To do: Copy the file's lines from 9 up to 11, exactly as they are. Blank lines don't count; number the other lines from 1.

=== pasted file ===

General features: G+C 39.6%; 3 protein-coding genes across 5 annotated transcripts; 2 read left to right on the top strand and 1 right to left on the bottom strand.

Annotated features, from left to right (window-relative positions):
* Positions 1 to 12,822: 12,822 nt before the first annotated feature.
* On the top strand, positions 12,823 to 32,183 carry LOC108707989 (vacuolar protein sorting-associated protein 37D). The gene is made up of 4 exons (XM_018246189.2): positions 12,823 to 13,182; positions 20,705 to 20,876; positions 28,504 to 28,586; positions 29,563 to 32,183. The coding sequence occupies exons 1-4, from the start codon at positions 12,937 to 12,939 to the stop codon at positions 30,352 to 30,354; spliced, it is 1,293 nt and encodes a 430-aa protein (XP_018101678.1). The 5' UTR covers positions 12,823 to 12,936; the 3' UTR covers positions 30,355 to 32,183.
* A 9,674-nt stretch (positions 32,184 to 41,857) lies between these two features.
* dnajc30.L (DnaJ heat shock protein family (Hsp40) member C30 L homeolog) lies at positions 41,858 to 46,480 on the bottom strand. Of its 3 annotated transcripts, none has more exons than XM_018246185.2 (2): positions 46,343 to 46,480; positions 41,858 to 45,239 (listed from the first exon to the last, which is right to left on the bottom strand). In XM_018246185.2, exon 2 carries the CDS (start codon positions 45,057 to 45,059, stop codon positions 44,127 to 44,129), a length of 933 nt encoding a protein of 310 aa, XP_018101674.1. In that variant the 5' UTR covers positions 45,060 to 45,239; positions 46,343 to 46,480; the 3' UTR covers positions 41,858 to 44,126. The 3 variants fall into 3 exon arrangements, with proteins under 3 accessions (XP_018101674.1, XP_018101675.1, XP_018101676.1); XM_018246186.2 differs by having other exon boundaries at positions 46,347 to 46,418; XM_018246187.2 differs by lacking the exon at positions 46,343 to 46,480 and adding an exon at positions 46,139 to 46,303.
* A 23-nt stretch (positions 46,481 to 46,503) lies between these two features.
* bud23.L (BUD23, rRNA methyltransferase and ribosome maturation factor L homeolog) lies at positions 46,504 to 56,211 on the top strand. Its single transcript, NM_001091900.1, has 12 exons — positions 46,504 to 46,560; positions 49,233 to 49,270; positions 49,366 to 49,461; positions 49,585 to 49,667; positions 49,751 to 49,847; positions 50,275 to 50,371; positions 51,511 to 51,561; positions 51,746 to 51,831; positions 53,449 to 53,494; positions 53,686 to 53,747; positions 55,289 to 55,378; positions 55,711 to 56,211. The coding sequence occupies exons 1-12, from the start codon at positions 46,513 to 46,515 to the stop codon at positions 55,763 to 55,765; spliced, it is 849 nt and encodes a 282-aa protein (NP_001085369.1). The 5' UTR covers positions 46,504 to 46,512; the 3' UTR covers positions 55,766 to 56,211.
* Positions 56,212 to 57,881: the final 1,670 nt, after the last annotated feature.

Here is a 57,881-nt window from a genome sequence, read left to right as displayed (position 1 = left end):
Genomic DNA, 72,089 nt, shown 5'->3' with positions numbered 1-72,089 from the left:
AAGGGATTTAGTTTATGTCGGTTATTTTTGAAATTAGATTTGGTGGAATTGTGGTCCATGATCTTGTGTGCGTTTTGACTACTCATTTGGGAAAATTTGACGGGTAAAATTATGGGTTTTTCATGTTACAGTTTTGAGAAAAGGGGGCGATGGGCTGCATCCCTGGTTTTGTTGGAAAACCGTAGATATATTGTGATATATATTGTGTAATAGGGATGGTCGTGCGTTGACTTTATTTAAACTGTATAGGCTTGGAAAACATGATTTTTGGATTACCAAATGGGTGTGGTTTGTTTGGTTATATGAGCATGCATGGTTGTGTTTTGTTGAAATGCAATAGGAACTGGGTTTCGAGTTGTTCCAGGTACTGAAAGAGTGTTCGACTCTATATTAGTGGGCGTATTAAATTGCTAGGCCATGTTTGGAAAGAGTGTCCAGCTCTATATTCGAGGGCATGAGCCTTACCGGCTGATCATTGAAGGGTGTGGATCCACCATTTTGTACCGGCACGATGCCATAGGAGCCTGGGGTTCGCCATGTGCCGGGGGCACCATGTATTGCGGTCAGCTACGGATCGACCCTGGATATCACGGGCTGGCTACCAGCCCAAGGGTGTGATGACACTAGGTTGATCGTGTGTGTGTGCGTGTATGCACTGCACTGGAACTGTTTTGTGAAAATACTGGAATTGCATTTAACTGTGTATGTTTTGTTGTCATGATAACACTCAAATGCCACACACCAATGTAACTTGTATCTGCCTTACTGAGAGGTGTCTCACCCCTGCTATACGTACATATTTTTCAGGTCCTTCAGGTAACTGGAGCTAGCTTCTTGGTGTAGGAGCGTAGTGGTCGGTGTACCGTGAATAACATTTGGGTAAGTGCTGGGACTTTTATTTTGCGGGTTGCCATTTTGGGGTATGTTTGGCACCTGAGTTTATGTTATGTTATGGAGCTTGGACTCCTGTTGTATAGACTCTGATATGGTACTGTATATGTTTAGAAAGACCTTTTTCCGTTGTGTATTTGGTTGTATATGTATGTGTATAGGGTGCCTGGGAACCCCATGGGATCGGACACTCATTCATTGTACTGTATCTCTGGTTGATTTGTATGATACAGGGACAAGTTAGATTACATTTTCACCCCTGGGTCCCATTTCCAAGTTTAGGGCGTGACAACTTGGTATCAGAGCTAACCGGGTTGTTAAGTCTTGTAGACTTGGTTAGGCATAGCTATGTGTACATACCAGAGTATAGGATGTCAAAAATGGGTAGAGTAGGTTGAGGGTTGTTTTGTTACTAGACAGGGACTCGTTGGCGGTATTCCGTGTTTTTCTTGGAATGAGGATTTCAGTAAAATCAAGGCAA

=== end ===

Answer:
* Positions 56,212 to 57,881: the final 1,670 nt, after the last annotated feature.

Here is a 57,881-nt window from a genome sequence, read left to right as displayed (position 1 = left end):
Genomic DNA, 72,089 nt, shown 5'->3' with positions numbered 1-72,089 from the left: